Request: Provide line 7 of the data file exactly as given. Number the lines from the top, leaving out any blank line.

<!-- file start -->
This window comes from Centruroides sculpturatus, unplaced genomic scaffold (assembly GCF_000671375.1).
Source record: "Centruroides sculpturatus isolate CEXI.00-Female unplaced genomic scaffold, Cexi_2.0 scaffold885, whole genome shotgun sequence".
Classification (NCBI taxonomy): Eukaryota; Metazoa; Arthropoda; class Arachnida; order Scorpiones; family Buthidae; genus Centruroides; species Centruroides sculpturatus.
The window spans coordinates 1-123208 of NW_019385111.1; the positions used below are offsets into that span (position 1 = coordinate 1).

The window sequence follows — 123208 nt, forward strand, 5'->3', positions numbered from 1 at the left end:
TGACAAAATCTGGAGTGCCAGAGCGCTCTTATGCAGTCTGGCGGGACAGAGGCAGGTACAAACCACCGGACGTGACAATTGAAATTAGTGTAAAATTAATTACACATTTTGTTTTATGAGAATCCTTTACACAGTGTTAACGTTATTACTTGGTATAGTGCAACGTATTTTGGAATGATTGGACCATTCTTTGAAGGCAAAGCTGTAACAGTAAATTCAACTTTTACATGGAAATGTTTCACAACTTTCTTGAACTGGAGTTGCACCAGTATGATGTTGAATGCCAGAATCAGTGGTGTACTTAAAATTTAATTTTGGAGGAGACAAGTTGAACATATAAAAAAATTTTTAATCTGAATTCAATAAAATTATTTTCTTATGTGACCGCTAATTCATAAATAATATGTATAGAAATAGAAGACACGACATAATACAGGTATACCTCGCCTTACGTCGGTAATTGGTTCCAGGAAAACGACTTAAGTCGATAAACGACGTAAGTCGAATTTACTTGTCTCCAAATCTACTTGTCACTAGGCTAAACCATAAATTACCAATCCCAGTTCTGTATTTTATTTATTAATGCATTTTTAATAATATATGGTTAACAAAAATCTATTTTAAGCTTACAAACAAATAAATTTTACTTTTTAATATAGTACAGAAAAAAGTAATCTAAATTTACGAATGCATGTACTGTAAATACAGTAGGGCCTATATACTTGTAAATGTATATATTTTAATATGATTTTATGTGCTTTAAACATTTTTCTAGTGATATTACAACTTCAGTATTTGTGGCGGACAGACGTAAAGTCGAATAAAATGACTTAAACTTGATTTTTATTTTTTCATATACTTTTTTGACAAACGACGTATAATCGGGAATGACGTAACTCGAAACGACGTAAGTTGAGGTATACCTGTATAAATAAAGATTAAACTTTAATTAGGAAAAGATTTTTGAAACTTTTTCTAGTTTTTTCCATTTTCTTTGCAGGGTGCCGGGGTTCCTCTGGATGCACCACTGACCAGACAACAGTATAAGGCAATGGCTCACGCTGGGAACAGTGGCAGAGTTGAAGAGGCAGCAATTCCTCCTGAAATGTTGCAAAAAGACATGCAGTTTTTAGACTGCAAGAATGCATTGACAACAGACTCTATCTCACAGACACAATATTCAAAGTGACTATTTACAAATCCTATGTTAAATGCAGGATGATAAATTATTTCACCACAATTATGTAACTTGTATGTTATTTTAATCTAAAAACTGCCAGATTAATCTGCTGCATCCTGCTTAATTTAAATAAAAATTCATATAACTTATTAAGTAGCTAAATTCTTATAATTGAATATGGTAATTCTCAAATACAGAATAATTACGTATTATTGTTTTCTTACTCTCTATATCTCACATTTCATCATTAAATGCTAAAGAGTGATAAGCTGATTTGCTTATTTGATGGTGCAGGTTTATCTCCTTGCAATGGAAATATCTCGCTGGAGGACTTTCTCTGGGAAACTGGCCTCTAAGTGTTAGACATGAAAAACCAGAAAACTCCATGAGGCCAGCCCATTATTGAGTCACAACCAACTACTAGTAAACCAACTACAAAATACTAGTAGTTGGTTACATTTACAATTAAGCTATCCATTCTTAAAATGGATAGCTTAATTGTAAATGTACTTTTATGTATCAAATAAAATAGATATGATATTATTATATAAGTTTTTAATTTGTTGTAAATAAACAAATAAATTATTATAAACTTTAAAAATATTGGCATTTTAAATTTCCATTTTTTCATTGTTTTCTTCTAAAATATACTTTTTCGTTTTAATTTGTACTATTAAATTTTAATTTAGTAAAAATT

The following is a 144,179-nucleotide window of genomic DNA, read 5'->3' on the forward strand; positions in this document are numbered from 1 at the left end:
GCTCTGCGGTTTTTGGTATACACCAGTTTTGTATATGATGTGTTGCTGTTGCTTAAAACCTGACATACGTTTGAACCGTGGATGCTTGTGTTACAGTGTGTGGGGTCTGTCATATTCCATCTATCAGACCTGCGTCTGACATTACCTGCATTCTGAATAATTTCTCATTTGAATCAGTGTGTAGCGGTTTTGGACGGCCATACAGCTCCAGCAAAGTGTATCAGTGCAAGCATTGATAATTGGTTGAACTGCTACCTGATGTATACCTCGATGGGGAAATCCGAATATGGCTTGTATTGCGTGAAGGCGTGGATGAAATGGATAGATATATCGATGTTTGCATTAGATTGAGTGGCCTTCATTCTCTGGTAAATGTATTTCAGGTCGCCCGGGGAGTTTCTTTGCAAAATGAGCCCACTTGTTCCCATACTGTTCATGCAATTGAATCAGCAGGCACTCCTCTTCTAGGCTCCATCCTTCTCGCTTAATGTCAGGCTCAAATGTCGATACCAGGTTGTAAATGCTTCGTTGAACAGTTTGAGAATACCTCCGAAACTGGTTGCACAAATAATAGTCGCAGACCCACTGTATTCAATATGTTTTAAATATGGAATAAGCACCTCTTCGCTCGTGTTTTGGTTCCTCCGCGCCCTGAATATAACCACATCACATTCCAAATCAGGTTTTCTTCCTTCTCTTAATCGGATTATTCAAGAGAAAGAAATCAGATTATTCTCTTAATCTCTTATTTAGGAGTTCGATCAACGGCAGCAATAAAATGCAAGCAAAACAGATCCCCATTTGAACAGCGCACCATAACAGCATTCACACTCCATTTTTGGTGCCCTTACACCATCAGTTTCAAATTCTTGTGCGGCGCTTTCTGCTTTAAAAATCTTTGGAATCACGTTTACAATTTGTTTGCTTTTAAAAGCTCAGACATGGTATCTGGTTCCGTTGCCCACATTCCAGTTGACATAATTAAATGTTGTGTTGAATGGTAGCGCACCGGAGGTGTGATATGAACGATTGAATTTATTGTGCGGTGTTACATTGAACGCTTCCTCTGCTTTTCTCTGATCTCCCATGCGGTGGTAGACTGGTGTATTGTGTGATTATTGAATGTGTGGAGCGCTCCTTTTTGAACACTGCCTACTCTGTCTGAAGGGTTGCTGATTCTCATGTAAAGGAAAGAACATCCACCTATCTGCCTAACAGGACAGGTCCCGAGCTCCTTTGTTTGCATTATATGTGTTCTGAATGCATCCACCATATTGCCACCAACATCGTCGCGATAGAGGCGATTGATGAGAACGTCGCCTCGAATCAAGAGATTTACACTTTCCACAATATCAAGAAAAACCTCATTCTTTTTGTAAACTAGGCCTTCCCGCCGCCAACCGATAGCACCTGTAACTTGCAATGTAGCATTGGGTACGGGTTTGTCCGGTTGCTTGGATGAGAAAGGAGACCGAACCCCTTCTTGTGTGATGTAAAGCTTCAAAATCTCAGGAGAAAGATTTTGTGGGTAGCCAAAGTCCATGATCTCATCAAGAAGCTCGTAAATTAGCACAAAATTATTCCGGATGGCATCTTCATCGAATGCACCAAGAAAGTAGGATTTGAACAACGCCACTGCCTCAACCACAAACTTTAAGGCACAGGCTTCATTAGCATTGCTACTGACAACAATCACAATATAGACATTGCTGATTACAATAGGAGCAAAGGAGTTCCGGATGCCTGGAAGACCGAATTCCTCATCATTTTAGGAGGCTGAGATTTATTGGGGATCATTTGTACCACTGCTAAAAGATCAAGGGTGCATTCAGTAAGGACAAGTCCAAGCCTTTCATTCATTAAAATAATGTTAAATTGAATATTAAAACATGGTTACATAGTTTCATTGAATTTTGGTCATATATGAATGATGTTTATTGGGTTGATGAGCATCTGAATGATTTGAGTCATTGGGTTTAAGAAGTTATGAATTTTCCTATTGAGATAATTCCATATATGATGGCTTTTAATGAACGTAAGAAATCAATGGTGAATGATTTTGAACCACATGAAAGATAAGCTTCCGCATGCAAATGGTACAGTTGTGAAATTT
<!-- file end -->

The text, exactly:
The following is a 144,179-nucleotide window of genomic DNA, read 5'->3' on the forward strand; positions in this document are numbered from 1 at the left end: